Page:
ZFIN ID: ZDB-PUB-081114-10
Continuous shifts in the active set of spinal interneurons during changes in locomotor speed
McLean, D.L., Masino, M.A., Koh, I.Y., Lindquist, W.B., and Fetcho, J.R.
Date: 2008
Source: Nature Neuroscience   11(12): 1419-1429 (Journal)
Registered Authors: Fetcho, Joseph R.
Keywords: none
MeSH Terms:
  • Action Potentials/drug effects
  • Action Potentials/physiology
  • Adaptation, Physiological/physiology*
  • Animals
  • Behavior, Animal
  • Dose-Response Relationship, Radiation
  • Electric Stimulation/methods
  • Electronic Data Processing/methods
  • Excitatory Amino Acid Antagonists/pharmacology
  • Fluorescent Dyes/metabolism
  • Interneurons/physiology*
  • Larva
  • Motor Neurons/physiology
  • Movement/physiology*
  • Nerve Net/physiology
  • Neural Inhibition/drug effects
  • Neural Inhibition/physiology
  • Neural Inhibition/radiation effects
  • Patch-Clamp Techniques
  • Periodicity
  • Quinoxalines/pharmacology
  • Recruitment, Neurophysiological/physiology
  • Spinal Cord/cytology*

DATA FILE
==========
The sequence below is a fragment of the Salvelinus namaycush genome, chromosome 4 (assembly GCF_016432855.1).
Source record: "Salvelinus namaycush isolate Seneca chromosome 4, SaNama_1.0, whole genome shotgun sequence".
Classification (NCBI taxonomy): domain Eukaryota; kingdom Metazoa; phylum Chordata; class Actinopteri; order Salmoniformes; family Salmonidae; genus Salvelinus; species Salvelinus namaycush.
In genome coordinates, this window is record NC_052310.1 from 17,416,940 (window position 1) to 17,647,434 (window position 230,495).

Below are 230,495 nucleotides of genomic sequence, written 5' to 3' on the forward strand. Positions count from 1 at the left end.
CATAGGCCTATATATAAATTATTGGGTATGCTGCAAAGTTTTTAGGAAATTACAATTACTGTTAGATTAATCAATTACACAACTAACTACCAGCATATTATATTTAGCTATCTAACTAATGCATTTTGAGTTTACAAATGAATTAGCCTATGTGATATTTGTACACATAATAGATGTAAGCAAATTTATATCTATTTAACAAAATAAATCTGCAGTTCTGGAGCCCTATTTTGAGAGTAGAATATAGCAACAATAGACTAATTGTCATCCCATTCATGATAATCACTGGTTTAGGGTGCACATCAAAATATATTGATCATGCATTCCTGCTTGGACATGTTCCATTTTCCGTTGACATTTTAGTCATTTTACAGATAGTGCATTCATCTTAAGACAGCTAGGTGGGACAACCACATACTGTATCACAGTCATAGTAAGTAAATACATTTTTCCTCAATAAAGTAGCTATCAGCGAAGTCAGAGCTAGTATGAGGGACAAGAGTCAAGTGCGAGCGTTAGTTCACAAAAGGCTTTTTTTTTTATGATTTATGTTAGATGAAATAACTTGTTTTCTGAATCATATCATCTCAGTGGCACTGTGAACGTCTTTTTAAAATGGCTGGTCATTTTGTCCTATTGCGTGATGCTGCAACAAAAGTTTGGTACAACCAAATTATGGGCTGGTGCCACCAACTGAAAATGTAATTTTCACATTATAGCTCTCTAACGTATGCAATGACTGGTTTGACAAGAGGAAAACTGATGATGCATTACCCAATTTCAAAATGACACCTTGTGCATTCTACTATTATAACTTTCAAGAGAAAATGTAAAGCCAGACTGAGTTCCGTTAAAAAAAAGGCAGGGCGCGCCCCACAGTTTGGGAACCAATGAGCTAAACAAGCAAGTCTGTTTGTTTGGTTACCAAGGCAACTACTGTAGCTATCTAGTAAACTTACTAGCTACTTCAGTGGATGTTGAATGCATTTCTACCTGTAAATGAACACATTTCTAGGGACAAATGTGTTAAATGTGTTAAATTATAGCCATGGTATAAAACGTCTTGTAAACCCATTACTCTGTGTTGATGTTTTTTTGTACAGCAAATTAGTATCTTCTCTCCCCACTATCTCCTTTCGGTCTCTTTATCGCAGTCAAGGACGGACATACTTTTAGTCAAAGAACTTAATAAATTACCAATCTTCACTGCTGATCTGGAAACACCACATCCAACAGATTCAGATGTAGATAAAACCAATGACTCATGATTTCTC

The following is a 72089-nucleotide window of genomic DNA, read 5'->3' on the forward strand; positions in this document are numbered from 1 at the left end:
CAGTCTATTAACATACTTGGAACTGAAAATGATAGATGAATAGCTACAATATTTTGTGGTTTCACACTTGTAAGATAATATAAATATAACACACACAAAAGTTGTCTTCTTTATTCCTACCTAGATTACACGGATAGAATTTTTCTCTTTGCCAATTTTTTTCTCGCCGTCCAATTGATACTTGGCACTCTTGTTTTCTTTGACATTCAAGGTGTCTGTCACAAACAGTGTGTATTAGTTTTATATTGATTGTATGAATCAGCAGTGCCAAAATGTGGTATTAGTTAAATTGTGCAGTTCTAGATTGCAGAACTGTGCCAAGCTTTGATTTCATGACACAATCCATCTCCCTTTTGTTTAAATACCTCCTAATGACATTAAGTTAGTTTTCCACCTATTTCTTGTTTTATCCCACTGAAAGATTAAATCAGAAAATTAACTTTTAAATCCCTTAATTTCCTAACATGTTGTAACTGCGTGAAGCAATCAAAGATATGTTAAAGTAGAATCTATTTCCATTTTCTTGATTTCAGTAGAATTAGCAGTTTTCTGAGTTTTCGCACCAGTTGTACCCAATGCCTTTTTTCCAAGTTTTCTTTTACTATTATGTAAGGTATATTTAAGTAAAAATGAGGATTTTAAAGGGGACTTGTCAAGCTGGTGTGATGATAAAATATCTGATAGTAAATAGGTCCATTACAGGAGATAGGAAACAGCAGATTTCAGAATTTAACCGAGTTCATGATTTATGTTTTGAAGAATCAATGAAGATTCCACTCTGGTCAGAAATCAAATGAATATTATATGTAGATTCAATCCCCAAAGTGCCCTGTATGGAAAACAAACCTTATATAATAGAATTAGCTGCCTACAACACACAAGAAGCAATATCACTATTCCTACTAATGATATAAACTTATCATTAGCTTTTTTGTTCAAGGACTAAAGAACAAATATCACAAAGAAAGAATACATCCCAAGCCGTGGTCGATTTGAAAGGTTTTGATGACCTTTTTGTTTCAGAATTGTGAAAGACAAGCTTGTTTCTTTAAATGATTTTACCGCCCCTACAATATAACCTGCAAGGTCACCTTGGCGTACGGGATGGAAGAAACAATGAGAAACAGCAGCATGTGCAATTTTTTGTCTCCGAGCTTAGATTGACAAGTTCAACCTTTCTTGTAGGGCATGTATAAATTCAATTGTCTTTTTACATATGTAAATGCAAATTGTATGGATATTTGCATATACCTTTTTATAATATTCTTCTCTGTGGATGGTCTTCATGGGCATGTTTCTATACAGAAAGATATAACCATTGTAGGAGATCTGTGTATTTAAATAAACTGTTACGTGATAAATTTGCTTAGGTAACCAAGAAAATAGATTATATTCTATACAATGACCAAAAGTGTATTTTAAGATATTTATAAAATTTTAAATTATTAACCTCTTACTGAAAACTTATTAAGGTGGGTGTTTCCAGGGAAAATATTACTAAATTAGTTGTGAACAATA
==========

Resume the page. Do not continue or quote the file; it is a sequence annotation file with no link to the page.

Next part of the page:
• Swimming/physiology*
  • Synaptic Potentials/drug effects
  • Synaptic Potentials/physiology
  • Valine/analogs & derivatives
  • Valine/pharmacology
  • Zebrafish
PubMed: 18997790 Full text @ Nat. Neurosci.
The classic 'size principle' of motor control describes how increasingly forceful movements arise by the recruitment of motoneurons of progressively larger size and force output into the active pool. We explored the activity of pools of spinal interneurons in larval zebrafish and found that increases in swimming speed were not associated with the simple addition of cells to the active pool. Instead, the recruitment of interneurons at faster speeds was accompanied by the silencing of those driving movements at slower speeds. This silencing occurred both between and within classes of rhythmically active premotor excitatory interneurons. Thus, unlike motoneurons, there is a continuous shift in the set of cells driving the behavior, even though changes in the speed of the movements and the frequency of the motor pattern appear to be smoothly graded. We conclude that fundamentally different principles may underlie the recruitment of motoneuron and interneuron pools.